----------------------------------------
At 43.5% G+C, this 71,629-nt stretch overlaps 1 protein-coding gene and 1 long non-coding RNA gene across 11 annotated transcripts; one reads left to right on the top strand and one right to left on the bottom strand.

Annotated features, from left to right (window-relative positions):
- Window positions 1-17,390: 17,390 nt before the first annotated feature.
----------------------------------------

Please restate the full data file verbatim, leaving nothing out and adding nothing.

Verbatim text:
At 43.5% G+C, this 71,629-nt stretch overlaps 1 protein-coding gene and 1 long non-coding RNA gene across 11 annotated transcripts; one reads left to right on the top strand and one right to left on the bottom strand.

Annotated features, from left to right (window-relative positions):
- Window positions 1-17,390: 17,390 nt before the first annotated feature.